AFA cadet acquitted of rape charge (6/03/05)

But guilty of indecent act over sex with girlfriend

A senior cadet at the Air Force Academy was acquitted of rape Thursday, the day after he would have graduated, but his future in the service is still in question.

Although cleared of the rape charge, cadet Benjamin Kuster was found guilty of a lesser charge of committing an indecent act, which the defense sought to have thrown out after the verdict was read. Defense attorney Richard Stevens said Kuster's former commander, who filed the charges for consideration, didn't want to proceed with the indecency charge if Kuster was acquitted of rape. The commander, Maj. Tyler Prevett, is expected to testify by telephone this morning before Kuster is sentenced.

Kuster could be sent to prison for up to five years on the indecency conviction. A rape conviction could have put him behind bars for life.

A jury of five military officers deliberated just longer than three hours at the academy Thursday afternoon before issuing its findings.

The charges stemmed from a night of partying in a hotel during a May 2004 field trip by the academy's scuba diving club to New Mexico. After the night of drinking broke up, Kuster and his girlfriend, Katherine Ivey, went to a room where other cadets were sleeping. The couple had intercourse on the floor before falling asleep next to the accuser, who testified that she awoke to find Kuster on top of her. The indecency charge resulted from Kuster and Ivey having sex while others were present.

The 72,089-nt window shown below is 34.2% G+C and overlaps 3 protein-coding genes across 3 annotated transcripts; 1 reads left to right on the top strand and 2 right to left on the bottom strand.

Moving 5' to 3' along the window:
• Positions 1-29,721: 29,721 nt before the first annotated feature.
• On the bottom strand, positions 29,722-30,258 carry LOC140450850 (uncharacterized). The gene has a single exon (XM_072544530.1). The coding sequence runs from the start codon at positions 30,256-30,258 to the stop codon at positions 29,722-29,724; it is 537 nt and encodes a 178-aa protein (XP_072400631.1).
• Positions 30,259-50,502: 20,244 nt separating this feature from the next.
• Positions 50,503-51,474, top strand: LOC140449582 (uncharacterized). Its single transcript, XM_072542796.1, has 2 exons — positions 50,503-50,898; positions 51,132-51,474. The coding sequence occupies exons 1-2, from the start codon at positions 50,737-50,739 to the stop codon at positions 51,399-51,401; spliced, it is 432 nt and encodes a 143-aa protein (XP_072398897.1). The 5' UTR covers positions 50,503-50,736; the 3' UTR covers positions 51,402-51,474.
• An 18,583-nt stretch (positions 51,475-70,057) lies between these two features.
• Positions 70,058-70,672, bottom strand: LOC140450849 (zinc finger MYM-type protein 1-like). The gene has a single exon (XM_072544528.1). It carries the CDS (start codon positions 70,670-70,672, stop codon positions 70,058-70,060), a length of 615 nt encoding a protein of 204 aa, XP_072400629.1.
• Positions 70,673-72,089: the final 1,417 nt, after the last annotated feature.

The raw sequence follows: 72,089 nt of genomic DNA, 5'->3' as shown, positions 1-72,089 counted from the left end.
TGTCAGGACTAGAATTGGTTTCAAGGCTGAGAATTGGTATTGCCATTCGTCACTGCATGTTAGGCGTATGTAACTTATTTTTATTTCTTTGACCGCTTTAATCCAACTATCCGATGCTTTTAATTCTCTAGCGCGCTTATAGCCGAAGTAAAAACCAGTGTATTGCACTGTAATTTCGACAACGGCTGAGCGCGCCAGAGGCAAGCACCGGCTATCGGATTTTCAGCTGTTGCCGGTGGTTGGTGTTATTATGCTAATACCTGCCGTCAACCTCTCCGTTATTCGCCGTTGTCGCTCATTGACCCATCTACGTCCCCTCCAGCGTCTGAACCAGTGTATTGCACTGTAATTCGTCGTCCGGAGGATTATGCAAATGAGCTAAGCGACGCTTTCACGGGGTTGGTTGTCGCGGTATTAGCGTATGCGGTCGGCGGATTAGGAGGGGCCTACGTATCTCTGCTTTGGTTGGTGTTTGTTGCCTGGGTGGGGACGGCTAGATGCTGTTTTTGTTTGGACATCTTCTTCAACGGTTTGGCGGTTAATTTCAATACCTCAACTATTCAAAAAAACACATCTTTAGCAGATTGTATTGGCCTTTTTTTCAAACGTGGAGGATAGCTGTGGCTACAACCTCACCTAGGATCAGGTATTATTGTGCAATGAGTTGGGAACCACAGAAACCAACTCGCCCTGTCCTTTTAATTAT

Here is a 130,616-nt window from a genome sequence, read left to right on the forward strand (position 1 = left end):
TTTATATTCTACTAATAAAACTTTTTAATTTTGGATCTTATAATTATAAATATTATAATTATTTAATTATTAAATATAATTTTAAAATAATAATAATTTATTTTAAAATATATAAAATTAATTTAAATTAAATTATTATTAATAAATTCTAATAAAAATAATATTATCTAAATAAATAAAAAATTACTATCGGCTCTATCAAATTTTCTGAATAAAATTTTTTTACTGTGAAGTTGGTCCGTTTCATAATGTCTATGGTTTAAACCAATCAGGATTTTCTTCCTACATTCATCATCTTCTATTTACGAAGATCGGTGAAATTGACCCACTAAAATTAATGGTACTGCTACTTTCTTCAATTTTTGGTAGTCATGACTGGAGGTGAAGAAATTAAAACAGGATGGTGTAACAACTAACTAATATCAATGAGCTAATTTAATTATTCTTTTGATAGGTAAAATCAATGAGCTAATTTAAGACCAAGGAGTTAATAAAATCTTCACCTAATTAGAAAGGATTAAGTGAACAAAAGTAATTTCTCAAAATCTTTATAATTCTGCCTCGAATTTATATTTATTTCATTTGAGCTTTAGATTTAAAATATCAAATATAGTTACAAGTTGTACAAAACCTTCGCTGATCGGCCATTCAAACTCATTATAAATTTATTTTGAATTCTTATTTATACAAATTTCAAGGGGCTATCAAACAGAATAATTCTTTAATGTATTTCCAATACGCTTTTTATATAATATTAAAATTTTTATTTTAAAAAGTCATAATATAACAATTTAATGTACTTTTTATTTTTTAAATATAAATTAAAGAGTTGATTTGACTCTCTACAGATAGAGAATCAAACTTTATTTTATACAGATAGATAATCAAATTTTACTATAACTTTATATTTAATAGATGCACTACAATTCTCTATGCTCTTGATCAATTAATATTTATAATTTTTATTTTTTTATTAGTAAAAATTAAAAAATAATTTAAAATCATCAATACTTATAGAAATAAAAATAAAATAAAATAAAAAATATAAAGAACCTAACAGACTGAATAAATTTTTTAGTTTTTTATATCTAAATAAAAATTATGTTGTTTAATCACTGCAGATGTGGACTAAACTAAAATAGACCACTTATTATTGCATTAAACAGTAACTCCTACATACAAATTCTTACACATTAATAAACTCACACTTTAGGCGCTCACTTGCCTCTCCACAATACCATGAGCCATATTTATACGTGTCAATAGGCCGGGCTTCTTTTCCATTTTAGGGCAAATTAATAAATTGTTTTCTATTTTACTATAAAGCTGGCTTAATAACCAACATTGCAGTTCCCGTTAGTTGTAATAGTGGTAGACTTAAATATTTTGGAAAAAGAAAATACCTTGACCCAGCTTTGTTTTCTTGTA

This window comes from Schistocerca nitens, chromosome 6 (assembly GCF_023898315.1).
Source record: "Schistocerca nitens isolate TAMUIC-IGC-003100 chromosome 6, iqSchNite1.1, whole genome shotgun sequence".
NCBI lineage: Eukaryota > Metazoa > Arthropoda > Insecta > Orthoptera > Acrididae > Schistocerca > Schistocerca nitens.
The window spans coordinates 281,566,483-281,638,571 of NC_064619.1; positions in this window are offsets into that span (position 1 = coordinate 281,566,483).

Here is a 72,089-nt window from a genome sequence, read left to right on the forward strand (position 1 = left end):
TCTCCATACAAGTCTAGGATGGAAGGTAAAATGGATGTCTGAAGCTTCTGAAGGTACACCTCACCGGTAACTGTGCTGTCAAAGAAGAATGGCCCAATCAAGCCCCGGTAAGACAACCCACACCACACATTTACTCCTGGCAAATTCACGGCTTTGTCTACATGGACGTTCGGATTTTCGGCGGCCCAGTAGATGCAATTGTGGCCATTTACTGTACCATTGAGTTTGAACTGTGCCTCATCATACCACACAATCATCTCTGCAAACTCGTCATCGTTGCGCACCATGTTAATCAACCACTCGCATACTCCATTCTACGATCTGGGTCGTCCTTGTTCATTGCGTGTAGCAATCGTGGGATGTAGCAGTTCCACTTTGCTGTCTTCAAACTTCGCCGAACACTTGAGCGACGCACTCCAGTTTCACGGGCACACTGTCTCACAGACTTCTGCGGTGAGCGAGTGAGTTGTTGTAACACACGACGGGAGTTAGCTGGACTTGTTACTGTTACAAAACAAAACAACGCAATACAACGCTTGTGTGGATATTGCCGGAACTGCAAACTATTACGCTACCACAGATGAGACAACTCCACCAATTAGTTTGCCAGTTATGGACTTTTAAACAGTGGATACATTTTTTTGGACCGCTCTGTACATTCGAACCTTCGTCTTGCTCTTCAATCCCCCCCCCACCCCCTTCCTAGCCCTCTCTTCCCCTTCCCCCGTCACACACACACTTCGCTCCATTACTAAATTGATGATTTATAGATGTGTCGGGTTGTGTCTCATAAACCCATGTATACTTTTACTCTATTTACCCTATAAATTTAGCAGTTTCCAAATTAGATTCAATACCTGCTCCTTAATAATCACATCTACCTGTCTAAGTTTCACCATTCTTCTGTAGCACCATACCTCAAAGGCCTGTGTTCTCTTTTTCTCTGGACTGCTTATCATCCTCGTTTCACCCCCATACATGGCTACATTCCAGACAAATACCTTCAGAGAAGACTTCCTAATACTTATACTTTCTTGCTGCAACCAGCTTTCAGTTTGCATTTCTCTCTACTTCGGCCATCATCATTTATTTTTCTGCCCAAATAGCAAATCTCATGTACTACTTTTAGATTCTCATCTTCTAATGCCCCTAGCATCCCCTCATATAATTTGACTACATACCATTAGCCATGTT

The prosecution contended that the accuser, who graduated last year and is in pilot school, did not give consent to the sex. The Gazette does not identify alleged rape victims. "Not every rape is the stranger jumping out of the bushes with a gun or a knife," prosecutor Lt. Col. Michael O'Sullivan said in his closing arguments.

He said the accuser twice awoke to find Kuster's hand on her, which she brushed away both times before going back to sleep. "She rejected that hand not once, but twice. She woke up with the accused inside her. At the point she awoke, that rape was already done, it was already accomplished," O'Sullivan said. "The accused took advantage of a sleeping, unaware woman."

Stevens, the defense attorney, portrayed the accuser in his closing as a woman who was worried about her drunken acts of the previous night and their potential impact on her career and on her graduation.

He said that by accusing Kuster, she had an "insurance policy" that gives alleged rape victims amnesty from their own misconduct. "Desperation is a powerful motivator," Stevens said, saying that when the accuser awoke and sobered up, she realized her future was on the line.

"Nothing that night was nonconsensual," Stevens said, also referring to the accuser's conduct earlier in the night, when she drank several shots of rum and engaged in threeway kissing with Kuster and Ivey as others watched. He described the scene as a "`Girls Gone Wild' video." "She had broken probably numerous rules at the academy," Stevens said.

Kuster, of Iowa, did not testify in his own defense. Richards said he is grateful and relieved that his client was acquitted of the rape charge, and that he will work to see the indecency conviction dropped.

"This is not the kind of charge we deal with in a courtmartial," he said, adding that Ivey received only a letter of admonishment for having sex with Kuster in the presence of others. She was commissioned as a 2nd lieutenant during graduation ceremonies Wednesday.

"One person shouldn't have a federal criminal conviction while the other got yelled at on a piece of paper. Right now, his graduation and commissioning are up in the air. If it's appropriate for cadet Ivey, it's appropriate for cadet Kuster."